I needed to take this narrative detour to set the context for just how confused I was when a white male professor at my institution accused me of stealing his teapot last year, less than 3 months that I had been on the job. Continue reading

Politics/Politricks of White Innocence: Life under Institutional Racism, Part III

TMImagine you are a professor at a large, urban university.  Space is always tight in such places so this means you must share an office with other professors.  You come in early one day to grade papers and do your other work when another professor who shares this office opens the door, sees you, and seems VERY displeased. You keep working; after all, you DO have things to do.  Ten minutes later, a band of security officers comes for you.  They have been told that a Hispanic male broke into your office.  You, the Professor, Ph.D. in tow, stack of papers to grade, student conferences lined up, are THAT Hispanic male.  You see, some of us do not need to imagine this scenario because we live it.  This is NOT a fictional story.  This happened to a very good friend of mine at an urban, public college that serves mostly Latin@ students. It would take me years on this blog to relay the many stories like this that I know.

Nothing ever happened to the white male professor who made this security call against the “Hispanic burglar” who was actually his Puerto Rican office mate. There was no apology or regret expressed from anyone at the university to my friend.  There was no recognition or acknowledgement of racism from any corner of the campus.  The predominantly white faculty moved forward as if nothing had ever happened. Convinced of their utmost dedication to their “minority” student population (which actually constitutes the majority at that college), white faculty simply ignored what had just happened in their own department, a racist event instigated by one of their own colleagues who then turned around to go teach a class of predominantly Latin@ students.  Meanwhile, my friend, whose life on campus bears a striking similarity to George Zimmerman’s 911 call when he saw Trayvon Martin in the neighborhood, was marked as “difficult” for expressing his outrage at campus racism.  When he kept to himself (I mean, geez, why would he want to be friends with these people?), he was simply called non-collegial.  In this paradigm, folk of color ARE the problem, not racist white folk.  When he left that college with joy in his heart, too many white folk acted perplexed and surprised that he had been so unhappy.  The sheer stupidity of racism never ceases to amaze me.

In every professional space where I have met another white professor who knows my friend, they have ALWAYS described him as “difficult.” In fact, a white person has called every vocal Black or Latino male professor who I personally know DIFFICULT.  You KNOW you have NO sense of audience (and maybe just NO sense at all) when you are telling ME this.  I always make a few mental notes about such a speaker and their campus:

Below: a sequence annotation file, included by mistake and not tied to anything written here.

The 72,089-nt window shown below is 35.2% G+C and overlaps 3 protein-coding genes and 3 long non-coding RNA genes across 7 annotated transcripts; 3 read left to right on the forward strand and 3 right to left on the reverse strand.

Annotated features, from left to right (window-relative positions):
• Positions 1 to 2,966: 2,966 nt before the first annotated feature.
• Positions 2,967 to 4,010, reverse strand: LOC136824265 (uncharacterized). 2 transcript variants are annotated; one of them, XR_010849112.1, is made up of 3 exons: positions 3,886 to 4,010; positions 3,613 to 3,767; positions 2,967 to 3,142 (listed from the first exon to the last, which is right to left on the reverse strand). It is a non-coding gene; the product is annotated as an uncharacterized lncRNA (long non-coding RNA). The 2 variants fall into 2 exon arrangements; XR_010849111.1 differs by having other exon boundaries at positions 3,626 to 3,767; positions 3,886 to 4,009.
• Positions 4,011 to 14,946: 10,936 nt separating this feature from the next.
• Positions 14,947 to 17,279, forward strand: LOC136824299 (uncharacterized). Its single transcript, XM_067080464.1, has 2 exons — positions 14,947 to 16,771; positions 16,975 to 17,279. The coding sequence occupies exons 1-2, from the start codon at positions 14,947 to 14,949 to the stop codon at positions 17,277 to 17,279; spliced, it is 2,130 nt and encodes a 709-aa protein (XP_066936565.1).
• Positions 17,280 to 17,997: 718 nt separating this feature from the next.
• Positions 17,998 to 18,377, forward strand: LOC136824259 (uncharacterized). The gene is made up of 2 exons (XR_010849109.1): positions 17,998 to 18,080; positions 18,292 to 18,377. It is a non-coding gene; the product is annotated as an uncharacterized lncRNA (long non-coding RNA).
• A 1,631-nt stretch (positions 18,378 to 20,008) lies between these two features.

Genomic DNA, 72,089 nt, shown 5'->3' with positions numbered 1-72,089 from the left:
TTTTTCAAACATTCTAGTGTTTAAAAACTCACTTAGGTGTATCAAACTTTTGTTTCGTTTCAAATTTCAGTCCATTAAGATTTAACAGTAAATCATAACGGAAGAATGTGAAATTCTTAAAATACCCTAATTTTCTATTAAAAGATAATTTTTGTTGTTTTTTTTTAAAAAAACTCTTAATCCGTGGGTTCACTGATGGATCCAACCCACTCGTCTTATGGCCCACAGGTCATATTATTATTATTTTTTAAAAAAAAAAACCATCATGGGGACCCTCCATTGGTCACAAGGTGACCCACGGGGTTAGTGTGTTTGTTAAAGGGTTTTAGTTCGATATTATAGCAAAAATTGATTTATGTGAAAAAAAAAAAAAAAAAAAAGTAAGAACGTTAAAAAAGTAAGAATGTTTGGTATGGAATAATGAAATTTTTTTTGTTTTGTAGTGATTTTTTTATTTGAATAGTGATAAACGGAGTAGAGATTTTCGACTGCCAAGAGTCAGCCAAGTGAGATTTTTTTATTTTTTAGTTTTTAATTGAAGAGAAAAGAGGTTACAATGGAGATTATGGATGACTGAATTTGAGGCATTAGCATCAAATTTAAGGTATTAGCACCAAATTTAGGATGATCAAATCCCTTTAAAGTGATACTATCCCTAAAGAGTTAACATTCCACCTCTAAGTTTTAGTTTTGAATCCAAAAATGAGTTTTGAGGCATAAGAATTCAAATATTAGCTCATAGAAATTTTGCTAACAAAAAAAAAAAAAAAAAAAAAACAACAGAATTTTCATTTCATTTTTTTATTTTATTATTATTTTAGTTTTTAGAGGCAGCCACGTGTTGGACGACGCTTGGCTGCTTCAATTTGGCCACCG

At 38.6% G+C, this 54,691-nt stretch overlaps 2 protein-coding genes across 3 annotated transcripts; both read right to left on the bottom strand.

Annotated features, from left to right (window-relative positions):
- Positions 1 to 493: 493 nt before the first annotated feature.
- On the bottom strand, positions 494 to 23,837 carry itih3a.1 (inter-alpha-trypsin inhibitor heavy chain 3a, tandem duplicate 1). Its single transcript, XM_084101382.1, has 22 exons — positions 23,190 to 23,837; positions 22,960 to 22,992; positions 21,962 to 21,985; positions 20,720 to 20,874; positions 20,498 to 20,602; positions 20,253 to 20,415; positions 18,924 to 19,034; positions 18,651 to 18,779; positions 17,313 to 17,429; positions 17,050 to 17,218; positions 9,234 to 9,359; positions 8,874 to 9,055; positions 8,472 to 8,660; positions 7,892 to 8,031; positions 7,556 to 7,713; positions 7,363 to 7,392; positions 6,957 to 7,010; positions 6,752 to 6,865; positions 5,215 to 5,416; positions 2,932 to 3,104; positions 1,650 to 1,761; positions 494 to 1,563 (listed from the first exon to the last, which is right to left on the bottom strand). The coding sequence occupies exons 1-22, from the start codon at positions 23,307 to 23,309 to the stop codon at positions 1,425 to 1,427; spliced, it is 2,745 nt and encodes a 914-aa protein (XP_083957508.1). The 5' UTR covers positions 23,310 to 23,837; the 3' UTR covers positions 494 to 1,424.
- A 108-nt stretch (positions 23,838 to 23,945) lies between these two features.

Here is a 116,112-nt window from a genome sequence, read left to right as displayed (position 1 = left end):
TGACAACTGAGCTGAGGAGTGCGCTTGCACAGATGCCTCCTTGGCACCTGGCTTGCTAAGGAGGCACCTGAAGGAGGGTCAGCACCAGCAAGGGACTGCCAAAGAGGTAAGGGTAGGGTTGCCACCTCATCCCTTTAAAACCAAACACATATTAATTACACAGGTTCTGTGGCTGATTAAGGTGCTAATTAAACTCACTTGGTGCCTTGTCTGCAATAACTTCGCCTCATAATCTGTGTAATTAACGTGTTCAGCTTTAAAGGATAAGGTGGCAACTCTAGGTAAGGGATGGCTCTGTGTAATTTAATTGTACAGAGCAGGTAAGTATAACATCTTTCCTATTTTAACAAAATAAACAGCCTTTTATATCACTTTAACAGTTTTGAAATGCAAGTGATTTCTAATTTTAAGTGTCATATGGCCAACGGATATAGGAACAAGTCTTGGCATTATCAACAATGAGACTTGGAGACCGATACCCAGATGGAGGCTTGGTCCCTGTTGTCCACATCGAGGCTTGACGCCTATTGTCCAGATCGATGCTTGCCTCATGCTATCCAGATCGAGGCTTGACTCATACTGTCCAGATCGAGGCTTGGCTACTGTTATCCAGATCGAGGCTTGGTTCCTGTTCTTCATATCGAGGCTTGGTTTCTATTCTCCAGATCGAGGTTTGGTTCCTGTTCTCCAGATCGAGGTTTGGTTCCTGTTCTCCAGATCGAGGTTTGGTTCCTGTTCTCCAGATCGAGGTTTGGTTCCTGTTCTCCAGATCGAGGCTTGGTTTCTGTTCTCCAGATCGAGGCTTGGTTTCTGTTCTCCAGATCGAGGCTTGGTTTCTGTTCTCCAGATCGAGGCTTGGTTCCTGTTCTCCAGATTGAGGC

1. this campus looks like any other space that racially profiles and terrorizes people of color
  2. this white faculty member (and all of his homies) are as happy as clams and choose to ignore the processes of the campus’s racialization that benefit them
  3. the politics and politricks of white innocence are in FULL effect… so BEWARE!

white privI am borrowing this language and concept of “white innocence” from Thomas Ross’s 1990 legal theory article called “The Rhetorical Tapestry of Race: White Innocence and Black Abstraction.”  I have always found Ross’s arguments compelling.  Though he is offering a rhetorical analysis of white discourses surrounding Brown v Bd of Ed, I think his analysis applies directly to the opening story I have narrated.  Ross believes that whites’ refusal to historically contextualize the experiences of people of color works as a language that protects white supremacy.  Whites are offered a kind of material innocence in the very real day-to-day workings of professional settings where a Puerto Rican male professor’s experiences match a larger history of targetted surveillance and racial profiling.  Like I have already said, George Zimmerman is not an anomaly given the experiences of this professor on his campus.  The professor’s experience is supposed to just be one, isolated, abstract event that he is supposed to accept and get over, a requirement that would obviously benefit white guilt more than it could ever psychologically benefit him. Whites move on, as if everyone can and should just start all over again, as if a brand-new beginning is possible. Ross makes the bold claim that this abstraction works as the path and process for more racism.

Faculty at U.S. universities and colleges will insist all day long in their highbrow academese that race is just a social construction (i.e., there is no biological or genetic differences between races), claiming race as just some kind of ethereal thing out there, not real or seen.  In the quest to NOT essentialize or naturalize race, the very REAL “materiality” of race is always right there in front of us, deciding who can rightfully be, think, and work and who cannot.

My reading of this event would not surprise or particularly enlighten faculty of color who I know and who have seen exactly what I describe.  This ain’t news for them.  My major concern is with the college students in these classes who need to learn to read these events and actors in exactly the same way as I have.  Their sanity and mental health depend on it.